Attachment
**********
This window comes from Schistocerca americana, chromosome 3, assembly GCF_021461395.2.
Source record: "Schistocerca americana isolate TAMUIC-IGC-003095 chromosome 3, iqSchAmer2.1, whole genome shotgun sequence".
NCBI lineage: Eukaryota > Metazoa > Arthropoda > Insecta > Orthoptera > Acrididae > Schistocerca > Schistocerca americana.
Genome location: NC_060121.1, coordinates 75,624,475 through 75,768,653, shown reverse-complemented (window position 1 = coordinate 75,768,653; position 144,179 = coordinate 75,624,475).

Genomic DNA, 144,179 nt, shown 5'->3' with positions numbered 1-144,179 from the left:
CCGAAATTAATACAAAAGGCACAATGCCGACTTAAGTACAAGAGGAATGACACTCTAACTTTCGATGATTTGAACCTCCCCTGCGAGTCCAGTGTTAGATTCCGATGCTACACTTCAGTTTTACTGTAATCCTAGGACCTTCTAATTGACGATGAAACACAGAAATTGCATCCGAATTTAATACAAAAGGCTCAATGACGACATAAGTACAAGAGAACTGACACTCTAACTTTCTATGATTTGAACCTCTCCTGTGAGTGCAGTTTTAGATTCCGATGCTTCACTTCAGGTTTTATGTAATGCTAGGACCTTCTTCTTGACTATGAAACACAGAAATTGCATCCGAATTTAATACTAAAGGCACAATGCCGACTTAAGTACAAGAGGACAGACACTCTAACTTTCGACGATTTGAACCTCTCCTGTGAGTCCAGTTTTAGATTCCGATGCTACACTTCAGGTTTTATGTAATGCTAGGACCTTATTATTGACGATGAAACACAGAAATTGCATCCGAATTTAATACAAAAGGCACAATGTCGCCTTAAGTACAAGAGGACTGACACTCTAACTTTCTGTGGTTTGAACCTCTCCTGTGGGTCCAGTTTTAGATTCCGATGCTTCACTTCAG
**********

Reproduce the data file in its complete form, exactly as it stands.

This window comes from Schistocerca americana, chromosome 3, assembly GCF_021461395.2.
Source record: "Schistocerca americana isolate TAMUIC-IGC-003095 chromosome 3, iqSchAmer2.1, whole genome shotgun sequence".
NCBI lineage: Eukaryota > Metazoa > Arthropoda > Insecta > Orthoptera > Acrididae > Schistocerca > Schistocerca americana.
Genome location: NC_060121.1, coordinates 75,624,475 through 75,768,653, shown reverse-complemented (window position 1 = coordinate 75,768,653; position 144,179 = coordinate 75,624,475).

Genomic DNA, 144,179 nt, shown 5'->3' with positions numbered 1-144,179 from the left:
CCGAAATTAATACAAAAGGCACAATGCCGACTTAAGTACAAGAGGAATGACACTCTAACTTTCGATGATTTGAACCTCCCCTGCGAGTCCAGTGTTAGATTCCGATGCTACACTTCAGTTTTACTGTAATCCTAGGACCTTCTAATTGACGATGAAACACAGAAATTGCATCCGAATTTAATACAAAAGGCTCAATGACGACATAAGTACAAGAGAACTGACACTCTAACTTTCTATGATTTGAACCTCTCCTGTGAGTGCAGTTTTAGATTCCGATGCTTCACTTCAGGTTTTATGTAATGCTAGGACCTTCTTCTTGACTATGAAACACAGAAATTGCATCCGAATTTAATACTAAAGGCACAATGCCGACTTAAGTACAAGAGGACAGACACTCTAACTTTCGACGATTTGAACCTCTCCTGTGAGTCCAGTTTTAGATTCCGATGCTACACTTCAGGTTTTATGTAATGCTAGGACCTTATTATTGACGATGAAACACAGAAATTGCATCCGAATTTAATACAAAAGGCACAATGTCGCCTTAAGTACAAGAGGACTGACACTCTAACTTTCTGTGGTTTGAACCTCTCCTGTGGGTCCAGTTTTAGATTCCGATGCTTCACTTCAG